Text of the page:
Quick, what's the good news?

It’s had to find good news in the report published by Protenus Breach Barometer. Their research says there were, on average, one significant protected health information breach per day during the month of January 2017. As a company that helps prevent criminal acquisition of data, I can say that I am not surprised. If you are sensitive to the issue, you’ll regularly see this kind of news.

Here are a few of the data points highlighted by the report:

  • 389,000 records were involved in the breaches
  • 25 were at the heath care provider level (+80% of the breaches)
  • The breaches were spread among 21 states
  • California (6) and Maryland (3) had multiple breaches
  • 10 of 31 breaches were caused by hackers
  • It took on average 174 days to report the breach
  • 40% of the breaches took longer than the prescribed 60-day timeframe to report the breach

So where’s the good news? 

The good news is that the majority of the problems were caused by insiders and that means the problem can be addressed. Just under 60% of the breaches were caused by people inside the healthcare organization; people that the organization has can have significant control of.  These are examples of breach cause.

  • Staff that simply made mistakes
  • Staff that purposely caused the breach for curiosity reasons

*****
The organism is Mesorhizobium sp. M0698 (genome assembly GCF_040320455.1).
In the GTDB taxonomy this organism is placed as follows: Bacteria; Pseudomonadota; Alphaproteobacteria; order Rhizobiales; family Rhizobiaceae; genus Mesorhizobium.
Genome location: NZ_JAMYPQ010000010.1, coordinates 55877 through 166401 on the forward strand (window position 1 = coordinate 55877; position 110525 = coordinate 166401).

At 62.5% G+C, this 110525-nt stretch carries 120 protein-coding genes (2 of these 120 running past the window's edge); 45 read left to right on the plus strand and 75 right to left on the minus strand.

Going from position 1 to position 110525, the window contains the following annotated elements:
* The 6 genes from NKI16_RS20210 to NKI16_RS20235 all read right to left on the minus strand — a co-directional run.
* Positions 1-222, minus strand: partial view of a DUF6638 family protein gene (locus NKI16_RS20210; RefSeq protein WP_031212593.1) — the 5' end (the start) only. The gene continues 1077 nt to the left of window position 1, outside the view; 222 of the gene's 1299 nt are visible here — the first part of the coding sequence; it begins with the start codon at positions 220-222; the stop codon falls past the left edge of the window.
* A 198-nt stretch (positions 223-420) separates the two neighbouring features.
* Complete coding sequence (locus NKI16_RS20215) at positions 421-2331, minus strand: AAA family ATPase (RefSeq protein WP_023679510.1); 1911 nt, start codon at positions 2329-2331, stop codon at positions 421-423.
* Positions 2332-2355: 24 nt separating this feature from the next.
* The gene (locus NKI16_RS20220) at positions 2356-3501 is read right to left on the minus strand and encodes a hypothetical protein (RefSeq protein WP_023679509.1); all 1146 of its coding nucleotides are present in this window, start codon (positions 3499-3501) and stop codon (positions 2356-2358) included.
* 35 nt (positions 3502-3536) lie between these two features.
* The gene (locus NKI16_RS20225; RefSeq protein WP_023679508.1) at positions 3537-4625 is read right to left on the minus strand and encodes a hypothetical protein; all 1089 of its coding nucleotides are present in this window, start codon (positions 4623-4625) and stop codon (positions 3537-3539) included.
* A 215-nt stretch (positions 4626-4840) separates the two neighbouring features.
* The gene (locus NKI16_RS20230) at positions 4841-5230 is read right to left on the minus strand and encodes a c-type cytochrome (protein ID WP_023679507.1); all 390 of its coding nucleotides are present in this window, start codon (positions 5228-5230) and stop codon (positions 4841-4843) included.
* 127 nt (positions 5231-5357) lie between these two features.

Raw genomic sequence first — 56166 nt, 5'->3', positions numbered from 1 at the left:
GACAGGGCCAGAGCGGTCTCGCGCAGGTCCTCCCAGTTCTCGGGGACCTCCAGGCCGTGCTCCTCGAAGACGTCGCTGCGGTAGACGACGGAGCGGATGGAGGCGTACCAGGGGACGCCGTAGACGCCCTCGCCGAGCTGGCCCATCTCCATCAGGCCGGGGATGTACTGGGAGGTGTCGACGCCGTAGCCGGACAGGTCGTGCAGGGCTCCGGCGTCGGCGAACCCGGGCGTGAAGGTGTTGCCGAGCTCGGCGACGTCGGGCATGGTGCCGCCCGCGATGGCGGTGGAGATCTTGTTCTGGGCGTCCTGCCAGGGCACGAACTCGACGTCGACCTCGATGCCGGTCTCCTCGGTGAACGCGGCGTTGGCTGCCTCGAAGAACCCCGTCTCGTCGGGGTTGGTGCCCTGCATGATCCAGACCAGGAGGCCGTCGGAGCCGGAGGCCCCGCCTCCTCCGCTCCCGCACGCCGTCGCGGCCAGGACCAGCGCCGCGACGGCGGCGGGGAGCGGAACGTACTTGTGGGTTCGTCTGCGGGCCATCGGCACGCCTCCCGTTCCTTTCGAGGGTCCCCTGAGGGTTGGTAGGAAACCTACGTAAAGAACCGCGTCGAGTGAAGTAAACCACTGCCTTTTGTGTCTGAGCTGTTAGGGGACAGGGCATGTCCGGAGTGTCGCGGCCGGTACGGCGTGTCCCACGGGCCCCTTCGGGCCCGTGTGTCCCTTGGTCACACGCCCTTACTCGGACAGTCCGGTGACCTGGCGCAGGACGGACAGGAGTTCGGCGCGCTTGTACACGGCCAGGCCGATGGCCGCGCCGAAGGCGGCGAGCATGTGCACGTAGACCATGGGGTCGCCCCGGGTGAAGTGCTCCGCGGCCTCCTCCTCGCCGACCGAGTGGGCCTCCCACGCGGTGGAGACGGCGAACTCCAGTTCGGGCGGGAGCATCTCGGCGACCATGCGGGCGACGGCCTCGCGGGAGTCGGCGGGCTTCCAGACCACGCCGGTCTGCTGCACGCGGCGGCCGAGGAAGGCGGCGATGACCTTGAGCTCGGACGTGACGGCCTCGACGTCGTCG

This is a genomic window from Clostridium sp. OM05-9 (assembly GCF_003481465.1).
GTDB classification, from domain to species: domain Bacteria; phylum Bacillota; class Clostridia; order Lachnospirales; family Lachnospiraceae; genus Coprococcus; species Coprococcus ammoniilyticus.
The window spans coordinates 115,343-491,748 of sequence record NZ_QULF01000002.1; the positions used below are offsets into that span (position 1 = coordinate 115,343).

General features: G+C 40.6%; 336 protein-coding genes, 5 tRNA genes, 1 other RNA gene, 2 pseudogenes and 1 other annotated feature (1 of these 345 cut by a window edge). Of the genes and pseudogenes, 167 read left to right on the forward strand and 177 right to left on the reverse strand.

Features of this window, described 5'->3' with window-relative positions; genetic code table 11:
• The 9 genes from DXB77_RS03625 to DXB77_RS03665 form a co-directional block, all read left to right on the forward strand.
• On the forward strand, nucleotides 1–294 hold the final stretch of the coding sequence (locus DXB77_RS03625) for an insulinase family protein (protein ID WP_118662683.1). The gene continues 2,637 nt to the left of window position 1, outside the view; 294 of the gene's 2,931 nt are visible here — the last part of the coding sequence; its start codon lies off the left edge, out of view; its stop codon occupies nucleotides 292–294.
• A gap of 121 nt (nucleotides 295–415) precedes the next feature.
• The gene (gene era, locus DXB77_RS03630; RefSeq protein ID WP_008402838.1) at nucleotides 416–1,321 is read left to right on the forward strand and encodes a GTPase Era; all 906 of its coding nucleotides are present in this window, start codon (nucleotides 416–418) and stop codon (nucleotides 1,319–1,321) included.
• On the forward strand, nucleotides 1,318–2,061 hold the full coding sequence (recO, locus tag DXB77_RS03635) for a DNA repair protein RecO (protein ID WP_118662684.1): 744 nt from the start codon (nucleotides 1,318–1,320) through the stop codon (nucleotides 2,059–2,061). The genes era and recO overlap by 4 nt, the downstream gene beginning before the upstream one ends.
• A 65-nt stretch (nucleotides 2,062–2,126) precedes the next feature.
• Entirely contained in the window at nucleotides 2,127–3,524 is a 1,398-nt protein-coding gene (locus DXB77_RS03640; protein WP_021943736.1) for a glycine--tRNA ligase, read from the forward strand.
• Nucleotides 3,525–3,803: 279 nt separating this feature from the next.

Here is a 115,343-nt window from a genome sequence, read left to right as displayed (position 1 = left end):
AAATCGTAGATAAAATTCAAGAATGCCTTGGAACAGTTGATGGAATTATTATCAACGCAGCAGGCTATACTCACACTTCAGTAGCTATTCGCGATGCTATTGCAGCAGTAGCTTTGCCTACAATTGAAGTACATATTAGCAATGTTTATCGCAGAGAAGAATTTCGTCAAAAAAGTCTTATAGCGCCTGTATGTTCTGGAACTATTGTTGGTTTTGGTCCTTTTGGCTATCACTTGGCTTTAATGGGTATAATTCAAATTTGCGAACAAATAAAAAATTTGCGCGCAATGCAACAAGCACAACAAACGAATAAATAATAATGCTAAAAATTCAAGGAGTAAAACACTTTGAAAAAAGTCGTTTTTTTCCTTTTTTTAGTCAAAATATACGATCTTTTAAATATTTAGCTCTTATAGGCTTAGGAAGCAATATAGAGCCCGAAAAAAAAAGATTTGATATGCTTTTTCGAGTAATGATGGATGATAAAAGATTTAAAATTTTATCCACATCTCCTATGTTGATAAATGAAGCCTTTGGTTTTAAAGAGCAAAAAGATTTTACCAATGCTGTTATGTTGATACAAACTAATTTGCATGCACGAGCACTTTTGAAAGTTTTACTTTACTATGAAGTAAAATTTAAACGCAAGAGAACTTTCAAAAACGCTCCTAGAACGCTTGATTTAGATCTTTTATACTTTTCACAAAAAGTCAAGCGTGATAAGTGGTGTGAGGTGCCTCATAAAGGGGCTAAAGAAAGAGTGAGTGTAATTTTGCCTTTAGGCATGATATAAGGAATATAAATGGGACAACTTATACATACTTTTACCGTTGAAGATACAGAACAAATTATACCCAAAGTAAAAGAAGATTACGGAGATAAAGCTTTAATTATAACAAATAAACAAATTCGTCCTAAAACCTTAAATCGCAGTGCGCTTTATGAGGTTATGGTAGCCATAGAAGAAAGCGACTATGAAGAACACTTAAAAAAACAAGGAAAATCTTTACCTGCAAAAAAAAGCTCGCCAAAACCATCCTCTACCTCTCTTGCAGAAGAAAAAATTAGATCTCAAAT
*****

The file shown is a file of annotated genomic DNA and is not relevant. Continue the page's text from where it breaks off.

• Staff that stole records for criminal purposes

Training is key

If you believe people are essentially good, that they inherently want to do the right thing, showing people the correct way to handle PHI will have a remedial effect on the breach problem. A great example that regularly hits the news is PHI that is mass mailed from an organization. If people are trained to recognize PHI, silly mistakes like this will be avoided.  Procedures can and should also be implemented to shore up areas of weakness. For example, a very simple, common sense and quick procedure that requires a review of mass mailings prior to posting the mail will very likely catch a problem before it becomes a terrible embarrassment to the organization and a nasty problem for their customers and patients.

Even people that desire to criminally mishandle PHI will be discouraged from doing so if they know the organization looking, that it is very serious about closing loopholes and prosecuting offenders.

Extract’s focus in the fight against breach is to help organizations identify and then eliminate sensitive information from documents so that the documents can be shared without any fear of breach.  If the offending data is eliminated, there will be nothing of consequence for criminals to steal or employees to misplace/ mishandle.

Hackers were involved in 30% of the breaches, and even though it is impossible to close every possible weakness in a large organization, it is incumbent on management to regularly invest time and money in continuous improvement in its defenses.

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About the Author: David Rasmussen

David Rasmussen is the President of Extract. With 30 years’ experience leading software companies, David is driven by the challenge to consistently find groundbreaking ways to solve customer problems. David finds it rewarding to hit the customer’s target and create a great team, build a solid infrastructure, and emerge with a strong value proposition.